The duo defeated the more experienced Dutch pair of Amy Pieters and Kirsten Wild by 29 points to 25 after swapping the lead throughout the race. Coming into the seventh of eight sprints, the two teams were tied on points, but the Italian team shot clear to take the five points while the Dutch duo missed out. The Italians managed to get over the Dutch in the final sprint, taking second behind the Russian duo of Olga Zabelinskaya and Martia Novolodskaya to seal the win.
After coming third in Pruzkow, Manchester and Santiago, the Italians claimed the World Cup overall victory in the Madison for the season.
Paternoster, a five-time junior track world champion, is in her first season at the elite level. The success of her Madison partnership with Confalonieri came after the country's team pursuiters sealed the overall World Cup in that discipline after taking three silvers and one gold during the series.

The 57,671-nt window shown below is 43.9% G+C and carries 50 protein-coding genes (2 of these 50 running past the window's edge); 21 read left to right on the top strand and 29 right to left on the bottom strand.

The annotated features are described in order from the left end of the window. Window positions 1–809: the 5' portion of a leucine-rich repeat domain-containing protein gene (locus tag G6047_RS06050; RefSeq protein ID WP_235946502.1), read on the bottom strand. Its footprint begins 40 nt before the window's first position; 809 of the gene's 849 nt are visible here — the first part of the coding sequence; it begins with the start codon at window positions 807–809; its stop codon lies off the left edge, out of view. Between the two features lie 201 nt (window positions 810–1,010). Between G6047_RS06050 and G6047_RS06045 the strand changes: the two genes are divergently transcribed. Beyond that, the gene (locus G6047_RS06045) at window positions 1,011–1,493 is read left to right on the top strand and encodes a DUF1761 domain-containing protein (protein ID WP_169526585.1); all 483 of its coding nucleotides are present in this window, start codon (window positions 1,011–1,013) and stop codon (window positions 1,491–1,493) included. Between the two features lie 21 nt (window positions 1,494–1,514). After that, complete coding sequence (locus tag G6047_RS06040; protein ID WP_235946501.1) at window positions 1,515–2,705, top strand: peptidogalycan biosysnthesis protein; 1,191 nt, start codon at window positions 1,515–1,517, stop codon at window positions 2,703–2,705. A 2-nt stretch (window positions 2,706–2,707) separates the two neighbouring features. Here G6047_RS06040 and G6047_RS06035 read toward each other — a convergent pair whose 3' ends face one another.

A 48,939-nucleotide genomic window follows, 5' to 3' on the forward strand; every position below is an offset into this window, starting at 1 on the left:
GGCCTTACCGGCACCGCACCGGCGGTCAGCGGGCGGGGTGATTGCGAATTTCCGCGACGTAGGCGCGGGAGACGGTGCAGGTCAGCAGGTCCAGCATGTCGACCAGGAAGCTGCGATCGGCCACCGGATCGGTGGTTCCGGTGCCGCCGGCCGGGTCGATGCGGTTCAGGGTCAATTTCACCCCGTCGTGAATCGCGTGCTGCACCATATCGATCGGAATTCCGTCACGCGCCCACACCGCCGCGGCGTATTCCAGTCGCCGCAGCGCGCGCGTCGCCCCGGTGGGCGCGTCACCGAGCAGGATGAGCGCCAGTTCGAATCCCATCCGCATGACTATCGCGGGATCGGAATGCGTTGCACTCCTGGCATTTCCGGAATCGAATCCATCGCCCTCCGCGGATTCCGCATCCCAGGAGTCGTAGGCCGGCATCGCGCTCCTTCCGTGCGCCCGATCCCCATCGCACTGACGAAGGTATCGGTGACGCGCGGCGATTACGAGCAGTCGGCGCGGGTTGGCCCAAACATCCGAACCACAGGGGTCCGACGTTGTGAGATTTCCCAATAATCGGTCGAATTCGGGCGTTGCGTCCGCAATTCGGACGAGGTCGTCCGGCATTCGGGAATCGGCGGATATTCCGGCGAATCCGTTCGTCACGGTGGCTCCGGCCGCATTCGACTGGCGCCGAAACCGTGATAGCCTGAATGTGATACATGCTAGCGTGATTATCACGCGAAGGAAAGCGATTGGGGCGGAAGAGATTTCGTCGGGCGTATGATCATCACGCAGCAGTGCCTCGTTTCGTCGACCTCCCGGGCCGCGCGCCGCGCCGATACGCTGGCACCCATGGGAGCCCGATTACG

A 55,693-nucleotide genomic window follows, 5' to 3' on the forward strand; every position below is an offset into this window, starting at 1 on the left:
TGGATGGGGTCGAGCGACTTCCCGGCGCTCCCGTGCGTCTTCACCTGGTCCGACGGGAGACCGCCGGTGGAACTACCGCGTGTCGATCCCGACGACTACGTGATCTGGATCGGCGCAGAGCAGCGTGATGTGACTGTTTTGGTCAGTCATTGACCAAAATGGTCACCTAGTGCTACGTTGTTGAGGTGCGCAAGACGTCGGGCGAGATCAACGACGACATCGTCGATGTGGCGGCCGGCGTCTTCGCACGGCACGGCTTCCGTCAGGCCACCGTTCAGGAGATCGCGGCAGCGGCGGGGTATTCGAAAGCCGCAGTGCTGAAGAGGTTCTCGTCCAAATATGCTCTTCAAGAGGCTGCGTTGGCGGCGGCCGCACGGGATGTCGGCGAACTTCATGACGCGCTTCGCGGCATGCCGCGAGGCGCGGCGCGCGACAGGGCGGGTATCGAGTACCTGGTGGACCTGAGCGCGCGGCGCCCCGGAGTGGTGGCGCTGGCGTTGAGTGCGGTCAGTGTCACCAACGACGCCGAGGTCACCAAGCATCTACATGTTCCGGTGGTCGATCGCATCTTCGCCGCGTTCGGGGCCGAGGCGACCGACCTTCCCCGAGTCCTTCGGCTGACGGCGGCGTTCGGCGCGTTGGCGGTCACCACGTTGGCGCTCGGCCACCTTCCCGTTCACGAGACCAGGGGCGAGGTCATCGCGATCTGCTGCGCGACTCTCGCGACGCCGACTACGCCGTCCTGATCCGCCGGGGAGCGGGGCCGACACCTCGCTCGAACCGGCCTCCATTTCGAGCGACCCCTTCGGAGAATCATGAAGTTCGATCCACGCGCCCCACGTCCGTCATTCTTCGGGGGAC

Canada's 'NextGen' team takes bronze, second overall in World Cup Team Pursuit
Canada's 'NextGen' squad of young team pursuiters claimed an important bronze medal and second overall for the country in the final World Cup in Minsk.
Erin Attwell, Maggie Coles-Lyster, Devaney Collier, and Laurie Jussaume set the third fastest time in the two early rounds to make the bronze medal final against France. Already ahead in the 4km race, the Canadians were assured victory when the French team crashed out of the race.
"We started out really smooth, and the plan was to focus on the technical aspects of our ride; executing well, staying on the black line and communicating," Attwell said in a team press release. "We did a really good job of working together as a team. It's the first time that we have executed everything perfectly; we had such a smooth ride for all three [races], and every ride got better technically and we got faster in every ride. It's exciting for the future."
Canada is building up its programme after the Olympic success of past years, most recently the bronze medal in Team Pursuit by Allison Beveridge, Jasmin Glaesser, Kirsti Lay, Georgia Simmerling and Laura Brown.